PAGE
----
I am not saying that everything that America does is moral, and it is dangerous to say that the ends justifies the means. I do feel bad for the innocents that are killed and understand that their blood is on my hands, but my take is that the US has truly tried to minimize the suffering or else we would have just nuked Baghdad. You think that Donald Rumsfeld and President Bush don't understand that they are responsible for human suffering? Well I think that they do understand and accept the fact that they are doing some evil to other people with the understanding that it will ultimately protect US citizens. I am so thankful that I am not in the position to have to make those decisions. But I would argue that at least half of the US presidents were faced with a set of similar bad choices.

DaveC: I understand the necessary right to criticize Gitmo, etc., but I have yet to see anybody offer an alternative course of action

Really? Because I and several others have (possibly before you joined us) proposed a very obvious alternative course of action to just throwing people into a prison camp without bothering to determine if they actually deserve to be there: hold tribunals. For each detainee, hold a competent tribunal. If the tribunal determines the detainee is a PoW, treat as PoW. If the tribunal determines there is good reason to believe the detainee may be guilty of criminal actions, send the detainee for a civil trial where guilt or innocence may be determined according to civil law. If the tribunal cannot find any good reason to believe the detainee is guilty of anything, release him (or if necessary send him to an internment camp for enemy aliens, run according to the Geneva rules for civilian internment). Do not use evidence obtained by torture to determine guilt or innocence.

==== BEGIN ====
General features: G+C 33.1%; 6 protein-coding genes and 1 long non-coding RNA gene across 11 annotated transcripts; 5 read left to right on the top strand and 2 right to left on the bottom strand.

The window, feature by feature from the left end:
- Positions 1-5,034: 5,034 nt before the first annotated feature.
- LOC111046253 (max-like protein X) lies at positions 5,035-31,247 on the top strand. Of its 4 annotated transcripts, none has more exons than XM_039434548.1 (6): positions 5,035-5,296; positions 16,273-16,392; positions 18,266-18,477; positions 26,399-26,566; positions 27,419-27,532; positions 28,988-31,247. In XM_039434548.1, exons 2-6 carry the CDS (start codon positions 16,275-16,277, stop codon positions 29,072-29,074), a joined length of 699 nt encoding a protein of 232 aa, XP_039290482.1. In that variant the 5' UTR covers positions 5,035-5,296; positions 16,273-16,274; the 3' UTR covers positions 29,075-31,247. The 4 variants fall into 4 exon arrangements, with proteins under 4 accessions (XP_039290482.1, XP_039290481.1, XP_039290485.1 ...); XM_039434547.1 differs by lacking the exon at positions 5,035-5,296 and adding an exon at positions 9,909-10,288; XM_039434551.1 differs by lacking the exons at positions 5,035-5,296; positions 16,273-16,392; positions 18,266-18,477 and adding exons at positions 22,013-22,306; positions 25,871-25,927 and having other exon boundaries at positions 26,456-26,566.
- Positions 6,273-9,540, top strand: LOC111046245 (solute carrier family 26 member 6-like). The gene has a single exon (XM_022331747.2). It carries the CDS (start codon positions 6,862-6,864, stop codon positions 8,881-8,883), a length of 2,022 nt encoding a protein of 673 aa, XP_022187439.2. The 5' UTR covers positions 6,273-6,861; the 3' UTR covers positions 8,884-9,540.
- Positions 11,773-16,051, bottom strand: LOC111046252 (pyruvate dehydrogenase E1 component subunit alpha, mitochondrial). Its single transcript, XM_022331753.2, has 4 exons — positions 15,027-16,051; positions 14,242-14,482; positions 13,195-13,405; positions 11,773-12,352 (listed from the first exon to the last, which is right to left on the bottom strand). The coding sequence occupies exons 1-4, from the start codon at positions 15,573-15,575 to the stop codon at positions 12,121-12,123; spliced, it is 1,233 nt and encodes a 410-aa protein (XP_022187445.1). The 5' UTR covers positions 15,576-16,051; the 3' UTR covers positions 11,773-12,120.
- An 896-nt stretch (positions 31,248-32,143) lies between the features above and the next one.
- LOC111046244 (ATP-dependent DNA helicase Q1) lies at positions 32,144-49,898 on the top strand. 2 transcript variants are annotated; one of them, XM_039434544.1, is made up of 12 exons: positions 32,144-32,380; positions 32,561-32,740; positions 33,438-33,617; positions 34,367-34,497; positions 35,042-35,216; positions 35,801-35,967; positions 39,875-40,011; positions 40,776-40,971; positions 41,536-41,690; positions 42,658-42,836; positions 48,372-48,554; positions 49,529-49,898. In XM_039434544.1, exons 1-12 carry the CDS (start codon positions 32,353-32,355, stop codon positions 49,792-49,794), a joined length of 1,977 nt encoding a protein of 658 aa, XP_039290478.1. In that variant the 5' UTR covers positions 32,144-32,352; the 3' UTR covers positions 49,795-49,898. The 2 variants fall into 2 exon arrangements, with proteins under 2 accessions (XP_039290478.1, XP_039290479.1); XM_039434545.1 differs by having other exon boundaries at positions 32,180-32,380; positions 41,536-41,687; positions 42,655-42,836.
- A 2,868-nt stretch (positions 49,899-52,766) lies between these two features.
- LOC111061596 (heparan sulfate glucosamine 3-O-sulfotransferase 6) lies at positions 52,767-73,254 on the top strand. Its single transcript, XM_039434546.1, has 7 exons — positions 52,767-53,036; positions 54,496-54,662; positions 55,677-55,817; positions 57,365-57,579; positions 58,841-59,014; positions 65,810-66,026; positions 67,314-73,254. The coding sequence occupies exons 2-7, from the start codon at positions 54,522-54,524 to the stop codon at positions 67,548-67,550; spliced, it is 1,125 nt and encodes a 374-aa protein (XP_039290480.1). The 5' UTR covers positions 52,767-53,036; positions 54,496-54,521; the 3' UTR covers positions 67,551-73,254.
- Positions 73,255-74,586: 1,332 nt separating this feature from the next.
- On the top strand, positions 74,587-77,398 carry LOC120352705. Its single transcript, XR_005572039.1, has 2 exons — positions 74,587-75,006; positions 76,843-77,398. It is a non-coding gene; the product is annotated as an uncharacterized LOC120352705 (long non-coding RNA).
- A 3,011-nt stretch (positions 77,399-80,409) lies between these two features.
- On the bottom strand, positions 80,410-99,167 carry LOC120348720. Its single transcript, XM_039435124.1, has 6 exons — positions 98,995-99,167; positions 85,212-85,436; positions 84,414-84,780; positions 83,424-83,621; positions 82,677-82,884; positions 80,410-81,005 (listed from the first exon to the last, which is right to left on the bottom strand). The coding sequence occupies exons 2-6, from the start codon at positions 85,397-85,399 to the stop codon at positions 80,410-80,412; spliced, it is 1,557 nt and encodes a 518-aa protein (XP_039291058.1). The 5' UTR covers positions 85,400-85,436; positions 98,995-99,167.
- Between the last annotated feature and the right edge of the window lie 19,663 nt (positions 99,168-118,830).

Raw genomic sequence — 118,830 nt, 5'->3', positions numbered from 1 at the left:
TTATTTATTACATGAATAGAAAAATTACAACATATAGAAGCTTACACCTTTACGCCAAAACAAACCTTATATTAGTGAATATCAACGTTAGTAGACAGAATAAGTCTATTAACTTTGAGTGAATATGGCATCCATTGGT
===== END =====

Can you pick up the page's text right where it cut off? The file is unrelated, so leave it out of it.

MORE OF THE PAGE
There you go, Dave. Not that it's a new alternative form of action: it's the alternative proposed (I suppose one can no longer say "required", since the US felt free to ignore it) by the Geneva Conventions, so it's been around since well before either of us was born.

And as far as ethical arguments go, I do tend to take more of a liberal attitude in the sense of John Stuart Mill's utilitarin position, rather than, say Kant's or Rand's point of view, although you can justly accuse me of using a moral abacus or even counting on my fingers. rather than having some sort of sophisticated ethical calculator.

I appreciate your comments Jes, and think that presenting alternative courses of action is exactly the right thing to do. It is either really late for you to be up, or really early. In any case, it is really late for me and I'm going to bed now because I'm too much of a coward to argue with you :)

It is either really late for you to be up, or really early.

Early. However, I have now had coffee.

In any case, it is really late for me and I'm going to bed now because I'm too much of a coward to argue with you :)

I'm not scary! I keep telling people this. Often when they are backing away from me...

Hilzoy,

The appreciation of America that you present in your post is only one side of the coin. The other side has Hamilton’s face on it.